Most nights the only water was the sea
breaking softly away from our bodies
and if we ate black-market oranges
we had to decide between sticky hands
and sand on the sheets. In the hot room
I clutched your shoulders, I called you
sea-girl until you rolled and drifted
from me to reclaim yourself.
As morning broke through the northern
hills and the women at the pansiyon
scrubbed plums and boiled eggs
we rose among children whose sandals
nudged against the bathroom floor.
There is water, they cried, and you
went from me to wash, to call your father
from the post office phone.
Alone, I watched strangers toss salt
on their plums and swallow herring
and cucumbers and cherry juice. I watched
as you entered the hall, a blaze of night
still in your hair, a heat in your eyes.
When we came to the sea you swam
away from me, a declaration, a rite
to our slim differences.
To every man a shovel, hard boots
to scrape hard soil. Now the white
Islamic words that covered her lie
not-quite folded in the crook of a tree,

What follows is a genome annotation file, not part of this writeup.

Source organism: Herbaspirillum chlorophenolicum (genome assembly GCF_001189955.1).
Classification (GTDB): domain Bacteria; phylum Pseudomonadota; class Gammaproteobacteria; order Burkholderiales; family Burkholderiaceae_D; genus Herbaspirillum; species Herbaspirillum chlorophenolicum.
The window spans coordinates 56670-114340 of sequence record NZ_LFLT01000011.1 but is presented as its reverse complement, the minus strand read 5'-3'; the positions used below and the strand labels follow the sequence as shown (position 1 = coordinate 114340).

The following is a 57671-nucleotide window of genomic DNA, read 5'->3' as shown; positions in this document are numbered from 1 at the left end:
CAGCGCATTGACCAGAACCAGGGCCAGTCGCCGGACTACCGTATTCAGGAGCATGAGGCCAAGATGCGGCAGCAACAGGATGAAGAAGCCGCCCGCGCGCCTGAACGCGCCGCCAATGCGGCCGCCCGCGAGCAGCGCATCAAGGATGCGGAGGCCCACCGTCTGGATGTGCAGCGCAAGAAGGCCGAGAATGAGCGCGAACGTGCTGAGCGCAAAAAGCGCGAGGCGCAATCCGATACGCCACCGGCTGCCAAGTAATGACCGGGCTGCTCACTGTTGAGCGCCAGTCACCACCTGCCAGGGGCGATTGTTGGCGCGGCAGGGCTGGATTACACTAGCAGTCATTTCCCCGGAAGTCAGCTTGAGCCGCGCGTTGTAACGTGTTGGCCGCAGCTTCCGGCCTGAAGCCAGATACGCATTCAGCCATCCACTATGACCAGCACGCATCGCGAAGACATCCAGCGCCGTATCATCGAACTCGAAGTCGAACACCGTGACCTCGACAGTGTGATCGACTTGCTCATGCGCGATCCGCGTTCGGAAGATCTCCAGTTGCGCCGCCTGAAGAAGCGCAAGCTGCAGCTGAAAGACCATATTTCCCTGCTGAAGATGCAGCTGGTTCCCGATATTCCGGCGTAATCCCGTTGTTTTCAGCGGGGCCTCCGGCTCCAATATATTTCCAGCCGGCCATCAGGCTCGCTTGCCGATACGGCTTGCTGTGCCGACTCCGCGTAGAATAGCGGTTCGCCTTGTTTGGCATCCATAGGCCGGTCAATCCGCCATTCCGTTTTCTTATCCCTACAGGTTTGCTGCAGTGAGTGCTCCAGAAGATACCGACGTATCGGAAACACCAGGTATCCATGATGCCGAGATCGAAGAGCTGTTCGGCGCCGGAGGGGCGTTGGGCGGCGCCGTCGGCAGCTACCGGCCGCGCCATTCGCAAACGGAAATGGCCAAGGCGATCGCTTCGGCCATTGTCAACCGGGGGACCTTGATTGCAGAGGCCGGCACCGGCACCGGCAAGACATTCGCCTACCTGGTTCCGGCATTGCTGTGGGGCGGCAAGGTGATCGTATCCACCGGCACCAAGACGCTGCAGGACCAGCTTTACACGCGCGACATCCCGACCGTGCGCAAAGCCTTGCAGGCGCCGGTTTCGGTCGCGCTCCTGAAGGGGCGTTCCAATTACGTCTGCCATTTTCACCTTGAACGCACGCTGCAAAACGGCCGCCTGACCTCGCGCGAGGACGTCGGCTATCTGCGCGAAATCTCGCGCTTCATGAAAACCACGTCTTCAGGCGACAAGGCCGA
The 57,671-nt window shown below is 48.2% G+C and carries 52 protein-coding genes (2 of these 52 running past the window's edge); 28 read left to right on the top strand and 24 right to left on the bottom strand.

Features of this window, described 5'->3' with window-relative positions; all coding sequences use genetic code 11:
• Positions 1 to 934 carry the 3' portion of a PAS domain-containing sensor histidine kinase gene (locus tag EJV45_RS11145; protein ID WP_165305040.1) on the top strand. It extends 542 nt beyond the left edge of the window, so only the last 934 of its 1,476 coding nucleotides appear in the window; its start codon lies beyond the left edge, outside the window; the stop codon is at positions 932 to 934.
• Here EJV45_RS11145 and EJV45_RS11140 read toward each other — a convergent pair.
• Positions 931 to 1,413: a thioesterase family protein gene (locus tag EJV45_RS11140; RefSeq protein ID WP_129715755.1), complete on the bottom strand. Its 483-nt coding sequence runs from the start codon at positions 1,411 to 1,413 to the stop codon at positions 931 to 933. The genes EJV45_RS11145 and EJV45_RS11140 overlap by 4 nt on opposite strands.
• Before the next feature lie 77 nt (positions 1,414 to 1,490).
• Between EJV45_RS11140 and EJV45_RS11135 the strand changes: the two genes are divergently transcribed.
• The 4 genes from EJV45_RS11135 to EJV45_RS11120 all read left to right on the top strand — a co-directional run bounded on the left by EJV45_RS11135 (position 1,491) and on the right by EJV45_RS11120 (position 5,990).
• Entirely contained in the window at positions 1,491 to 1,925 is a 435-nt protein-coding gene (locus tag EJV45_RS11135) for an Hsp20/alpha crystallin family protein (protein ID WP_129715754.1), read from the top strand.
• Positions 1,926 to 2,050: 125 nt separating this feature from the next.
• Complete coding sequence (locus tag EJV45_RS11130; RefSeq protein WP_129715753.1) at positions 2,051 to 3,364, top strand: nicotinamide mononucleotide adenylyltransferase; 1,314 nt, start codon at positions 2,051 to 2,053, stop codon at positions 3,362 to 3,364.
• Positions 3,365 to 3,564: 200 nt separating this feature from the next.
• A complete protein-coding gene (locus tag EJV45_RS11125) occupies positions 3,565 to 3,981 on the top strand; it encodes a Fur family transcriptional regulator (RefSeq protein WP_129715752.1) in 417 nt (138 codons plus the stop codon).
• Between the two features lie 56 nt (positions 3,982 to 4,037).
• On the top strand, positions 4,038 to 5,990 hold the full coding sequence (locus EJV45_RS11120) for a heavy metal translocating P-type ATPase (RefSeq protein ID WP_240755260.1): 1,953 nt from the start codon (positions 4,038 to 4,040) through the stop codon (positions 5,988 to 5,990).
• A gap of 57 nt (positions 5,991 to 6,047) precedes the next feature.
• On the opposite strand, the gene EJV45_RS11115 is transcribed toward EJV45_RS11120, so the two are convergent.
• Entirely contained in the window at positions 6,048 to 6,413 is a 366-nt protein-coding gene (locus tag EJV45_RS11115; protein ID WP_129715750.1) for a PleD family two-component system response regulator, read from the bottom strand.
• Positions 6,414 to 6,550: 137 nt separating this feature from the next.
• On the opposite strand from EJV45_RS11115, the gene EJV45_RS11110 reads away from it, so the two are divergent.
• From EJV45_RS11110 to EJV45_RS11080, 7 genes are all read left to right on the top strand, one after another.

a bouquet nearby. Now the men
align themselves to work, to break
this root, to make this rock flush
to where her feet might be.
The labor of a garden come March,
this lifting and smoothing,
measuring and pondering.
The women stand back,
some crying, and I see swirls of dust
where the sun of late afternoon
comes through the pines; I see
quiet fatigue and tendons stretched.
One struggles with a boulder,
one pivots to await the prayer—
their work is finished save the placement
of flowers, a scarf she loved, the sign
that says Ruhuna Fatiha.
Their shovels propped on trees,
they lean and listen to the words
they know so well as a stray retriever
arrives as if called, hungry
and wondering why this work
on a Wednesday, this commotion.
I am secretly satisfied. I find
the soil actually looks like soil,
this disorderly scene on a hillside
somehow right. These men
have buried their sister—a work,
an accomplishment. They have sweated,
lunged, and now shall eat and rest.
Death knows nothing of a poem.
Death is dirty, it dismays us,
and we must work to set it aside.
Carl Boon lives in Izmir, Turkey, where he teaches courses in American culture and literature at 9 Eylül University. His poems have appeared in many magazines, including Posit, The Maine Review, and Diagram. A Pushcart Prize nominee, Boon recently edited a volume on the sublime in American cultural studies.